Abstract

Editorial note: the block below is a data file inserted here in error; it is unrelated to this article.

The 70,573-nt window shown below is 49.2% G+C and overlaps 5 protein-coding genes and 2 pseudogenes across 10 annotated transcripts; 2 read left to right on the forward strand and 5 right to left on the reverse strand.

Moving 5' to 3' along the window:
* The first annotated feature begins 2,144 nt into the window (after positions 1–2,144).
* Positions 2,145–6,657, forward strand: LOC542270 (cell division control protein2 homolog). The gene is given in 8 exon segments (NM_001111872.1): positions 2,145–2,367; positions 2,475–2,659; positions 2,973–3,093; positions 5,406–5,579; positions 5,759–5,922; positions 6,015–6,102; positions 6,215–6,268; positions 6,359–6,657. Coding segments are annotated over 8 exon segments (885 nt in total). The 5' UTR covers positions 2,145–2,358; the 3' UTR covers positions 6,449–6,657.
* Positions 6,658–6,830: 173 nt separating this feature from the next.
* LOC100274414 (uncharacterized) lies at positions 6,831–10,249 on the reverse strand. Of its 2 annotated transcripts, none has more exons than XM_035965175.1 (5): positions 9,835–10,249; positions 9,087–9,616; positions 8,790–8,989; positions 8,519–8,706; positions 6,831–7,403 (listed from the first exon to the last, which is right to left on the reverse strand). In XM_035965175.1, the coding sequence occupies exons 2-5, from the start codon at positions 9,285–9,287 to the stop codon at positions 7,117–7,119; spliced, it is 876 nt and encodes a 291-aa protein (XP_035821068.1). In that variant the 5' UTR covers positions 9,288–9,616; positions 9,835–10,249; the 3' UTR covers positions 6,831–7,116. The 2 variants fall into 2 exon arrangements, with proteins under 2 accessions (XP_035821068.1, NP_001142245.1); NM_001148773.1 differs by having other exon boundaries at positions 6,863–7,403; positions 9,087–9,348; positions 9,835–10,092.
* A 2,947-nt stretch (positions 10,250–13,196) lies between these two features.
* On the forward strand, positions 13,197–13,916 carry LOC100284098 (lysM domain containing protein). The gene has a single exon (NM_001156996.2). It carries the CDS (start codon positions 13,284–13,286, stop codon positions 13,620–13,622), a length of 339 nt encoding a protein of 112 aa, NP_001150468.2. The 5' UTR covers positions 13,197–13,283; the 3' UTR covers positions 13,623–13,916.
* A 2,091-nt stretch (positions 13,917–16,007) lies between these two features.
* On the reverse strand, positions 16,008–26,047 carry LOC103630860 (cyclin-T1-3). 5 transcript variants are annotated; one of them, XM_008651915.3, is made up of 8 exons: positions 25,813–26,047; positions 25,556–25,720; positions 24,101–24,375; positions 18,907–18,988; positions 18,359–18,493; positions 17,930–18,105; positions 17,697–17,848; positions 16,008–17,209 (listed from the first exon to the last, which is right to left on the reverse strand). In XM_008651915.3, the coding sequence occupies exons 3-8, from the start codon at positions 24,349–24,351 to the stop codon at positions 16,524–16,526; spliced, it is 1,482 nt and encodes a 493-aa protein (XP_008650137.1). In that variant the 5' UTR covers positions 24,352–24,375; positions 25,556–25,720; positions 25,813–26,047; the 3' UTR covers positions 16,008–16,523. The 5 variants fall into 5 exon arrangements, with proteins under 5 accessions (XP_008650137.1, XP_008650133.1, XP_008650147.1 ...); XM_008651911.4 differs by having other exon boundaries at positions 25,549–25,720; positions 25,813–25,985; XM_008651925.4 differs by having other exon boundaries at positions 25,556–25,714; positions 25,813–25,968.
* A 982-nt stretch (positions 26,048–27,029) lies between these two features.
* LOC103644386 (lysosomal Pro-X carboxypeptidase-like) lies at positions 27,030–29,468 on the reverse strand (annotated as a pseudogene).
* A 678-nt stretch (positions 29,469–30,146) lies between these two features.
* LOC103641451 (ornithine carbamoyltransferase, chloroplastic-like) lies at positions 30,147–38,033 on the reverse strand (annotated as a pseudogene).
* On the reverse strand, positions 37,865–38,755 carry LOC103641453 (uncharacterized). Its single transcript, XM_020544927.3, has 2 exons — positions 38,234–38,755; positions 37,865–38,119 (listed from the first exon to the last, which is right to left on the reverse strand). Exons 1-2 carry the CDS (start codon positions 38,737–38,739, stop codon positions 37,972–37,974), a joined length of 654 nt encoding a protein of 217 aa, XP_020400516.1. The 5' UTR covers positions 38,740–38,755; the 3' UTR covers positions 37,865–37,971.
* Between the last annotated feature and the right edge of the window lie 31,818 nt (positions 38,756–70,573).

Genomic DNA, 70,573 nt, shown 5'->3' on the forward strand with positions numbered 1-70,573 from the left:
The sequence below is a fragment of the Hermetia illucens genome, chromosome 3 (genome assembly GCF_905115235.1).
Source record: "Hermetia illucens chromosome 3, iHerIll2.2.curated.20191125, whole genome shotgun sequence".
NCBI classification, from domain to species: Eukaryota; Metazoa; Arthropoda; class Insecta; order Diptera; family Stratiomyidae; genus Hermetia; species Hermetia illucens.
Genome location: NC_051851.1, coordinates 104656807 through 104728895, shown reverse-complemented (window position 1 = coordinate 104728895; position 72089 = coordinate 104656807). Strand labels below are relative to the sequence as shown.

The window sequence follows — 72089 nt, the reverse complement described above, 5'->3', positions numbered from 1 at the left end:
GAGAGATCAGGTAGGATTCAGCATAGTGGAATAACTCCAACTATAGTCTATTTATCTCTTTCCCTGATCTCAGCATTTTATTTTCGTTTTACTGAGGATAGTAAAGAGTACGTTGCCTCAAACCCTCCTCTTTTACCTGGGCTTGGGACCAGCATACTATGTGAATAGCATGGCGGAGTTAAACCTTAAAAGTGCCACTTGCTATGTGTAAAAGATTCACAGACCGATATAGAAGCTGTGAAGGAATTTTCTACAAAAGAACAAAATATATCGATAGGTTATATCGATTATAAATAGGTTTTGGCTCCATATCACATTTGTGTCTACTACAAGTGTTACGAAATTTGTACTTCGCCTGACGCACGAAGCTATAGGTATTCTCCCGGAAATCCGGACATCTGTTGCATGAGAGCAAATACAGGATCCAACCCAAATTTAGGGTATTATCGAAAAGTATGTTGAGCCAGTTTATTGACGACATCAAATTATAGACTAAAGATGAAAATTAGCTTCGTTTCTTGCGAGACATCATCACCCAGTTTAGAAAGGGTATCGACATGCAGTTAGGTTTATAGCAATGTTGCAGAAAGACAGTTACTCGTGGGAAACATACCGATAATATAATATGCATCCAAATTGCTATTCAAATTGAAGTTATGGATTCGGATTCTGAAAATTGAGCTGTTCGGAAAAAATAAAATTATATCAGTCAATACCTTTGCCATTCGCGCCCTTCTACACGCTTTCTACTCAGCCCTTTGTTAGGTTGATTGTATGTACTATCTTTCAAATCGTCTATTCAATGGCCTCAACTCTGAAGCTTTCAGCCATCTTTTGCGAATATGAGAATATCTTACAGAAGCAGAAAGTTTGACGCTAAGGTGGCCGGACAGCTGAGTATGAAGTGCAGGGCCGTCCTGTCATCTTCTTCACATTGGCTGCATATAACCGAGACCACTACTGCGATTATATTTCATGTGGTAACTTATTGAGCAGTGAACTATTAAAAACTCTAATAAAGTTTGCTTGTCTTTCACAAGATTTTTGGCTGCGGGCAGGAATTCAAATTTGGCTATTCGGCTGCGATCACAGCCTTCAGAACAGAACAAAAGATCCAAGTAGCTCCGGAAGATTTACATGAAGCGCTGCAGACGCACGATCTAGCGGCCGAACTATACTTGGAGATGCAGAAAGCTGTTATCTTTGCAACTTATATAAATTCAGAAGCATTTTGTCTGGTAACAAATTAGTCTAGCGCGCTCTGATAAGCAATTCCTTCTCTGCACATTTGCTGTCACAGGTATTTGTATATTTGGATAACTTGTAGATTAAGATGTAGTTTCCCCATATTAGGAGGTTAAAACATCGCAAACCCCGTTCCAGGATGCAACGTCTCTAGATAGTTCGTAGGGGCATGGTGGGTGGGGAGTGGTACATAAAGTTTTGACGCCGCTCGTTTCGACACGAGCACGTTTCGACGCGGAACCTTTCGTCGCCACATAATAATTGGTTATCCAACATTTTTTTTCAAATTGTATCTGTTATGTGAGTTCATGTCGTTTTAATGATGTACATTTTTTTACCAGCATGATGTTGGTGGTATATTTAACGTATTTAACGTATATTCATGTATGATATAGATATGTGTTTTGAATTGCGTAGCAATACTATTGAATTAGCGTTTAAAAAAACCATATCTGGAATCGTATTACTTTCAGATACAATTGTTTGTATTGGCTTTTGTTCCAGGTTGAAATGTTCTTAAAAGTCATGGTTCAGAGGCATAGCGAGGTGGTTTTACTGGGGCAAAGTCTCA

Inking and gesturing are two central tasks in pen-based user interfaces. Switching between modes for entry of uninterpreted ink and entry of gestures is required by many pen-based user interfaces. Without an appropriate mode switching technique, pen-based interactions in such situations may be inefficient and cumbersome. In this paper, we investigate five techniques for switching between ink and gesture modes in pen interfaces, including a pen pressure based mode switching technique that allows implicit mode transition. A quantitative experimental study was conducted to evaluate the performance of these techniques. The results suggest that pressing a button with the non-preferred hand offers the fastest performance, while the technique of holding the pen still is significantly slower and more prone to error than the other techniques. Pressure, while promising, did not perform as well as the non-preferred hand button with our current implementation.

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